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1st Training for Nature Guides



Green Steps

Short summary:

This is a review of our annual 1st aid training which is compulsory for Green Steps Nature Guides and open to participation for parents and teachers.

Mar 5, 2021. Two aspiring Nature Guides, two qualified Nature Guides and a grandmother wanting to feel confident when outdoors with her grandchildren participate in a 1st Aid training facilitated by Dr. Susanne Bruckner, an experienced emergency doctor with the Red Cross and a ski tour guide with the Austrian Alpine Association. We are hosted by the Garden of Generations, a sustainable community project, which prototypes transgenerational living conditions.

Green Steps has set a basic standard for Nature Guides: if you want to facilitate Green Steps activities, you need to have taken a 1st aid training with a recognized training institution. Every two years this training needs to be refreshed in order to keep your facilitator license. Being able to respond to emergency situations is the very condition to guarantee a safe experience for participating children and give parents the feeling that their offspring is well taken care of.

A typical 1st aid training consists of an introduction to risks and dangerous environments and then quickly moves on to instruct rather practically on how to deal with specific emergency situations like strong bleeding, heart attack, unconsciousness or poisoning. A re-qualified training participant should feel confident to understand the emergency situation, apply compression bandages, execute a heart massage, use a defibrillator, etc. However, when we analyze how most accidents occur, then we note that 90% emergency situations could have been avoided with improved prevention measures, e.g. a deep knife cut might have been prevented by strictly following three simple rules:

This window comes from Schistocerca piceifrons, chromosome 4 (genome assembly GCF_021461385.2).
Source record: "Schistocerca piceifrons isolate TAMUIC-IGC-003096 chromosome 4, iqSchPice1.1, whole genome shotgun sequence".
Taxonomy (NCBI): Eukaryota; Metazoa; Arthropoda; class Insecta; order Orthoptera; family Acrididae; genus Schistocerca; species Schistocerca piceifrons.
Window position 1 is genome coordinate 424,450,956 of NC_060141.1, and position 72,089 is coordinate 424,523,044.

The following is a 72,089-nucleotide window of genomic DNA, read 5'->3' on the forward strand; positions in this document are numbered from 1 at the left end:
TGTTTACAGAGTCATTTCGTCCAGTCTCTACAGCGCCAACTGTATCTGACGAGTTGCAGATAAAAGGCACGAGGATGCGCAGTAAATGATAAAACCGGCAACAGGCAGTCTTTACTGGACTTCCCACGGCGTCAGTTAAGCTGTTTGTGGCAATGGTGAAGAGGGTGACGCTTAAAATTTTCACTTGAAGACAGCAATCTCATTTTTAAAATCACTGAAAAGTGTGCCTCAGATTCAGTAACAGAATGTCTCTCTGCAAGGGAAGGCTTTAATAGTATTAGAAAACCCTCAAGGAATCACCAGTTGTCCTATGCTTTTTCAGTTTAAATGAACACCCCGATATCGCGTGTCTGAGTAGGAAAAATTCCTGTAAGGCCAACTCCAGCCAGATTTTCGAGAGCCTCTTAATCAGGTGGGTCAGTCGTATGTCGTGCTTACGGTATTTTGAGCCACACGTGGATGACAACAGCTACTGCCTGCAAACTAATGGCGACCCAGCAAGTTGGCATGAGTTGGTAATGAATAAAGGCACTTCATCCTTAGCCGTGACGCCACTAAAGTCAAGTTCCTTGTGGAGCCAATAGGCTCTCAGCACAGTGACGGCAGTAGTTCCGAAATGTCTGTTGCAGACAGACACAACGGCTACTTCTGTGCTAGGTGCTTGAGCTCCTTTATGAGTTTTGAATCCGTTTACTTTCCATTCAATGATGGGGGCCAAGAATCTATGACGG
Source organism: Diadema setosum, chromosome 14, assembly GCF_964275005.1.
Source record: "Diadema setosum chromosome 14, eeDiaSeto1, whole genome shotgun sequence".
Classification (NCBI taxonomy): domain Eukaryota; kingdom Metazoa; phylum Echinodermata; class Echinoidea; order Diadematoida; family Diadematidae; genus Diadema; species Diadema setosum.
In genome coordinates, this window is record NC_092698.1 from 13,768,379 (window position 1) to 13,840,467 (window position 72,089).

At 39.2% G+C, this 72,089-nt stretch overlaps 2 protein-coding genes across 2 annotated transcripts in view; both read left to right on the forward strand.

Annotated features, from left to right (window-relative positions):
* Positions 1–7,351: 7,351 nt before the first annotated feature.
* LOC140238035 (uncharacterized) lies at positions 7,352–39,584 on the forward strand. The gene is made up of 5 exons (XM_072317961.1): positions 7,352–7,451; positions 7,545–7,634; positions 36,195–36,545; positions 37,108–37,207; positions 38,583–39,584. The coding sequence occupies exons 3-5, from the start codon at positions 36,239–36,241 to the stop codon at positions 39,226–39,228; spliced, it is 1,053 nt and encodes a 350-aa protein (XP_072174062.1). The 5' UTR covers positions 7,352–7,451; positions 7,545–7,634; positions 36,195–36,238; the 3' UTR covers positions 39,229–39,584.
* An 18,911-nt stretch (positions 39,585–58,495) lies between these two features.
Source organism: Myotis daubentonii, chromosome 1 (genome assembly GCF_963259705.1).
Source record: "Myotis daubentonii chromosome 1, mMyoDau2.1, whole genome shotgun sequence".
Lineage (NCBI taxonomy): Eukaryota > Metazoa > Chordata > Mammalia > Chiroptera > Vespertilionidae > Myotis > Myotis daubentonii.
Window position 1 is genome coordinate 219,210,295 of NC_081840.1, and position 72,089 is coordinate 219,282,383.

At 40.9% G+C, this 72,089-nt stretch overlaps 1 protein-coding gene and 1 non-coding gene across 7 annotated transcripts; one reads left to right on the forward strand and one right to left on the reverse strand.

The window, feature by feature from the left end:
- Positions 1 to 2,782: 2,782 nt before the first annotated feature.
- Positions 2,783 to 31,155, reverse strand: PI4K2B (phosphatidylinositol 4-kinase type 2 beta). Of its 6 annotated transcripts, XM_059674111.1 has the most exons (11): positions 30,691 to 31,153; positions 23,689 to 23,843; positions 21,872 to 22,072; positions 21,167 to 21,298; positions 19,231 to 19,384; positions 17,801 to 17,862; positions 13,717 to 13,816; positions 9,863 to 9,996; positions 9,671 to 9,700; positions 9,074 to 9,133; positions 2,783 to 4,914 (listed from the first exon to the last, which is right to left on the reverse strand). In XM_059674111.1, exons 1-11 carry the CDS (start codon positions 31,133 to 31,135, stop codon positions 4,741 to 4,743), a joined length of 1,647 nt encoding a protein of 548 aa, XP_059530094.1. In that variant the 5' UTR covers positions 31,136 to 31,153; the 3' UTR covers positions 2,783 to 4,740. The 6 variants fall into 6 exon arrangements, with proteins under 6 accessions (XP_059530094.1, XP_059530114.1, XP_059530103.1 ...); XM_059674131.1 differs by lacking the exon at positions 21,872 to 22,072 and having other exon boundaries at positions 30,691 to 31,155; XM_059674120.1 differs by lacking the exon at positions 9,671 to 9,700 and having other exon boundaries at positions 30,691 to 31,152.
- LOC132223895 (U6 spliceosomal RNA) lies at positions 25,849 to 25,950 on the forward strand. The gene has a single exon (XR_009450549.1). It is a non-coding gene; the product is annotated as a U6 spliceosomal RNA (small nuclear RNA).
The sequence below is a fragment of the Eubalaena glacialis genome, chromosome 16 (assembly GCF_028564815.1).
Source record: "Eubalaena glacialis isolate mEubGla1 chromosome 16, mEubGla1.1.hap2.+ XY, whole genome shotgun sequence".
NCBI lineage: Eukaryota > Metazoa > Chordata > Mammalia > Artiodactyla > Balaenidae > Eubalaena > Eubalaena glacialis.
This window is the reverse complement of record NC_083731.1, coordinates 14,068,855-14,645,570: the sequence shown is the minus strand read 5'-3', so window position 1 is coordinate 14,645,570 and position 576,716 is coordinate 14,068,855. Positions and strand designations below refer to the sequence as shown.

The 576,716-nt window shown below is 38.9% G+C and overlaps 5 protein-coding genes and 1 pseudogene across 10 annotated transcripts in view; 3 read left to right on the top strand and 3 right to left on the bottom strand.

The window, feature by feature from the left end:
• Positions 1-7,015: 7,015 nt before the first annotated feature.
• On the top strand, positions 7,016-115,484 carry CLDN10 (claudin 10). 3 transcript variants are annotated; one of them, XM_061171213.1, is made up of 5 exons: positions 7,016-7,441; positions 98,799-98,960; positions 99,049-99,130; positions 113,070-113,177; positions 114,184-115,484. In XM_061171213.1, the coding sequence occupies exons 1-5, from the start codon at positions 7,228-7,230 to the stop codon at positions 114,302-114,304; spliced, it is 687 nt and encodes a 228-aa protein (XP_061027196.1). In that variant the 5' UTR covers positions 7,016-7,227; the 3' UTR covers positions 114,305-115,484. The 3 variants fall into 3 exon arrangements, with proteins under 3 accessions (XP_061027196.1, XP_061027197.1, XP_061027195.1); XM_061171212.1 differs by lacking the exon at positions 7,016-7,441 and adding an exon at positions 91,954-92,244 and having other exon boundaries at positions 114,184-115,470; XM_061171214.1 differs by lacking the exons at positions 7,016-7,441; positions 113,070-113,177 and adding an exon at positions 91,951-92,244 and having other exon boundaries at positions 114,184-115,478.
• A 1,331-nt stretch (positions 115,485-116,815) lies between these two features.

1. Only work in a safe environment where nobody else can interfere with you handling the knife
2. Objects which are to be cut must be placed on a solid surface which cannot move and thus reduces the risk of slipping off with the knife from the object which needs to be cut.
3. Never multitask when handling sharp objects – focus on the blade, your fingers and the object you want to cut.

It’s the prepared environment which in the Montessori Method harvests the best learning outcomes; it is the prepared environment which reduces the risk of accidents. Considering this 90/10 ratio, accident prevention and risk assessment should make up a large part of trainings, yet it is often bluntly neglected.

From procedural perspective the first step in a 1st aid procedure relates deepest to accident prevention. Upon entering a scene, the emergency first responder needs to be capable of quickly assessing the situation. Where am I? What has happened? What are the risks to the victim, myself and others? Can I risk providing support or do I put myself in excessive danger? Such a quick assessment is made easier if we think of different accident realms which are pertinent to a typical cluster of risks such as in this demonstrative list:

- Mountain: usually induce climbing accidents
- Water: beaches, shores, lakes and rivers are typically related to drowning
- Road: any area which is used by speeding vehicles induces traffic accidents
- Electricity: in- and outdoor electrical installations
- Fire: open fireplaces and cooking appliances
- Chemicals: injuries caused by being in contact with chemicals
- Body temperature: heatstroke due to sun exposure or hypothermia due to continuous exposure to low temperatures
- Animal: emergency situations caused by poisonous are dangerous animals (including other humans).

If is safe to say that most first aid is provided by people who are familiar with the victim and the space where the first aid situation arises. Effective support can be given if we do have already information about the person affected and know where to find what in the location of emergency. Such preparation can start for a Nature Guide simply with collecting information about allergies or existing diseases and by being familiar with the content of the 1st aid kit carried in one’s backpack.

Familiarity with the space where we run our activities is a much more complex task, but it helps to not only avoid emergency situations, but also feeling confident to provide effective support in case accidents occur. Risk assessment and safety measures e.g. on how to organize a campfire are therefore at least as important as re-qualifying every two years as an emergency first responder.